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If more people are peering into the back seats of parked cars in recent weeks, there's been at least one positive outgrowth from the recent spate of incidents in which babies, toddlers and young children were left unattended in dangerously overheated vehicles.
In a recent two-week period, six such incidents were reported in the state. Three local occurrences, including one in which police say a 6-month-old was left in a car in which the temperature had climbed to more than 130 degrees, resulted in parents being arrested. Locally, the baby was rescued in time, but in the most tragic Connecticut case, a Ridgefield toddler died of heatstroke earlier this month after being forgotten in his father's car.
Forgetfulness and parental distraction seem weak excuses for locking helpless infants or young children in cars that can climb from a comfortable 70 degrees to a sweltering 90 degrees in about 30 minutes and to a life-endangering more than 100 degrees in about an hour. Still, agencies that track such tragedies report an average of 38 U.S. children each year since 1998 have died of heatstroke inside cars. The non-profit safety agency Kids and Cars reports that 44 children died in hot cars in 2013 and 17 have died in 2014 with at least one more scorching summer month to come.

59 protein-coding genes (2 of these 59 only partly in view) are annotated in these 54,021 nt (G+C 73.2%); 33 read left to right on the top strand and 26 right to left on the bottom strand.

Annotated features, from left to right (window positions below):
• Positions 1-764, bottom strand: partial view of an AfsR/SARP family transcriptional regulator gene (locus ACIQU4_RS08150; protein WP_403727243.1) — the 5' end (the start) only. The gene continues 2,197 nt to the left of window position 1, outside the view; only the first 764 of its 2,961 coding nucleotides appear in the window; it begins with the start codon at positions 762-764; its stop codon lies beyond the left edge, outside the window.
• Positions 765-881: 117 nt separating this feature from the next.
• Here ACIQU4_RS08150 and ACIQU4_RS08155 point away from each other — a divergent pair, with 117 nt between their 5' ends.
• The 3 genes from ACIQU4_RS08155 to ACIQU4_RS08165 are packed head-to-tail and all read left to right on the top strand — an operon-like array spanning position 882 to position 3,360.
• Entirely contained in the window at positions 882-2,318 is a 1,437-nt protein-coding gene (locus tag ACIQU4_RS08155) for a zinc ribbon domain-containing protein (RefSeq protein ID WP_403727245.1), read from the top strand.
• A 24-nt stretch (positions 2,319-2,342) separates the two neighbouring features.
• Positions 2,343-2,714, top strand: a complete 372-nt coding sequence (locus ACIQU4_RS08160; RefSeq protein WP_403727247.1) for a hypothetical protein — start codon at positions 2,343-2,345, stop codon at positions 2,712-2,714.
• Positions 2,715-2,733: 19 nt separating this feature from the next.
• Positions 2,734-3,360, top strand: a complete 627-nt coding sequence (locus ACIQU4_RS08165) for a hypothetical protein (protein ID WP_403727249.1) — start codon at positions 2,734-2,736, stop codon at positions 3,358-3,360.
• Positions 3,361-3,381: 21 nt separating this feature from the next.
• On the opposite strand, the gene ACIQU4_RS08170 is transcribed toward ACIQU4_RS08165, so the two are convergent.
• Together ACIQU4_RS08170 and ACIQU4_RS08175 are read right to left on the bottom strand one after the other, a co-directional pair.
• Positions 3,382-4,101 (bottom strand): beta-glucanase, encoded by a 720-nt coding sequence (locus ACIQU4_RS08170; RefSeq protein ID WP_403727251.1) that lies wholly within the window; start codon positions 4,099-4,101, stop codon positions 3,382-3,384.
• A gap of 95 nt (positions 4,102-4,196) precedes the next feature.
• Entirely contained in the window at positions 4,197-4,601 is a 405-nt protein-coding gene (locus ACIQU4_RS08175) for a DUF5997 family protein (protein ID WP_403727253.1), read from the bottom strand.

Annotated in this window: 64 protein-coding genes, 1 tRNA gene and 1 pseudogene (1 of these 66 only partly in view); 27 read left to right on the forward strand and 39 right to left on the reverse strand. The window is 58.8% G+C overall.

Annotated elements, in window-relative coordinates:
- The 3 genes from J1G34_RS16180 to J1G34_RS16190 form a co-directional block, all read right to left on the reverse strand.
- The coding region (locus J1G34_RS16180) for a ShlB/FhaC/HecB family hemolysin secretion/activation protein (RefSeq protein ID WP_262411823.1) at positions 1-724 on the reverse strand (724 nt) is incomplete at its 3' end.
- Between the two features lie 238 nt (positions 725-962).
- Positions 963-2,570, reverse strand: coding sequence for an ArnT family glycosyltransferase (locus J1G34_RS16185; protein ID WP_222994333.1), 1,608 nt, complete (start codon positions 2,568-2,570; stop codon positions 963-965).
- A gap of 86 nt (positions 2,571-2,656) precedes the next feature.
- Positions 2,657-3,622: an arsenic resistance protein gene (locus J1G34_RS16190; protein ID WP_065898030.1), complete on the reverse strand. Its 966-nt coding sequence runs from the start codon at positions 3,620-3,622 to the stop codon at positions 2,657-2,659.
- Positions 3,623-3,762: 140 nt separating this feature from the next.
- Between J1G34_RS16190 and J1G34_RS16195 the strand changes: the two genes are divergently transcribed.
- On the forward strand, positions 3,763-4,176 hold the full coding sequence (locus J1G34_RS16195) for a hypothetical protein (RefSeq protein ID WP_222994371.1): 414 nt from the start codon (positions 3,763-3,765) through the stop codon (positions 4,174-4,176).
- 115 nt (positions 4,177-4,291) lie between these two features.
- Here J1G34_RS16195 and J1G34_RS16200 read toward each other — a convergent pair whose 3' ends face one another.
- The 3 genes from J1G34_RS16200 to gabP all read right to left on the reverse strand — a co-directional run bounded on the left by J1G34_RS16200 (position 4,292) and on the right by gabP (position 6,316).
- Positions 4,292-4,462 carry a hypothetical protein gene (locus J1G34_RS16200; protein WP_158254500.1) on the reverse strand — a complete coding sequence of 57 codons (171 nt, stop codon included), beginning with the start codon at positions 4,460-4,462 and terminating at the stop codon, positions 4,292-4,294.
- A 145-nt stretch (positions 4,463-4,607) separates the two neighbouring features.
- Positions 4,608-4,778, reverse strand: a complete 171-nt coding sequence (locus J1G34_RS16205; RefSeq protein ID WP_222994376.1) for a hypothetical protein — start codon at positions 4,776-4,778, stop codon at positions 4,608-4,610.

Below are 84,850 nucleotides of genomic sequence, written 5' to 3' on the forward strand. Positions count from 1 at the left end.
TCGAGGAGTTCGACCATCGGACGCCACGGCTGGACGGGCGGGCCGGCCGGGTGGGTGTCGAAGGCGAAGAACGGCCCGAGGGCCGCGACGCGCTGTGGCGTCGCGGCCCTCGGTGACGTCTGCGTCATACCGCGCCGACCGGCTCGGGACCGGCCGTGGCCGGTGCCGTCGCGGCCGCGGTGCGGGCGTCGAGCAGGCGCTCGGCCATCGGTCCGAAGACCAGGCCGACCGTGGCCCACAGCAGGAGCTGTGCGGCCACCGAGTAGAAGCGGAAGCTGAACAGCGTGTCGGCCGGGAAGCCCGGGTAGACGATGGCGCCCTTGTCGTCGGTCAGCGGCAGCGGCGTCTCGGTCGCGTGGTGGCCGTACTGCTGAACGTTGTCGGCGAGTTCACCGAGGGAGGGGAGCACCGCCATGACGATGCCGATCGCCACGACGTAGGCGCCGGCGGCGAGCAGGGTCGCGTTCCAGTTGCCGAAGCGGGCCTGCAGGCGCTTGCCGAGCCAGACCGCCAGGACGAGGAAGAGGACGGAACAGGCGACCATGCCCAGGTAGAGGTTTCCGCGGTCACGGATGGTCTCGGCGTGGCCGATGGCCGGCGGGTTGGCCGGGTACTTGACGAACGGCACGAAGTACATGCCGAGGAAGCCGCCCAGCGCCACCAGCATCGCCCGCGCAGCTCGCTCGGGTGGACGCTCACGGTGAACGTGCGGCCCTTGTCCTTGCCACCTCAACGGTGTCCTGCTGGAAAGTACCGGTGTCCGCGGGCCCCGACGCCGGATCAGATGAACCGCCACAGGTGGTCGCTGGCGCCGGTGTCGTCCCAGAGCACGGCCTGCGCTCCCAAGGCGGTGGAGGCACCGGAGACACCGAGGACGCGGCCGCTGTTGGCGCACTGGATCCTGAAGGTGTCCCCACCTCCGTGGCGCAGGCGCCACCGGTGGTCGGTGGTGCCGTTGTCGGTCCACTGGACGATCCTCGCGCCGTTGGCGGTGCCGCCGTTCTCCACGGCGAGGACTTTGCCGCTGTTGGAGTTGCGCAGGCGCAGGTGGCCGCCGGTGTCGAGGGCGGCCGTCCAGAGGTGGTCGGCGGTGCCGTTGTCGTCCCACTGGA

Police departments and safety organizations offer straightforward tips to prevent tragedies: Never leave a child unattended in a car. Period. Reduce the risk of forgetting a sleeping infant in the back seat by placing a wallet or purse beside the infant car seat, or a child's toy on the front seat.
In Connecticut, the law prohibits children under 12 from being left unsupervised in a car for a period of time that could present a risk to health or safety. When lives are potentially at stake, hyper-vigilance is justified. So keep scanning those back seats and call 911 if a child might be in danger. The call could save a life.
The editorial board is composed of the publisher and four journalists of varied editing and reporting backgrounds. The board's discussions and information gained from its meetings with political, civic, and business leaders drive the institutional voice of The Day, as expressed in its editorials. The editorial department operates separately from the newsroom.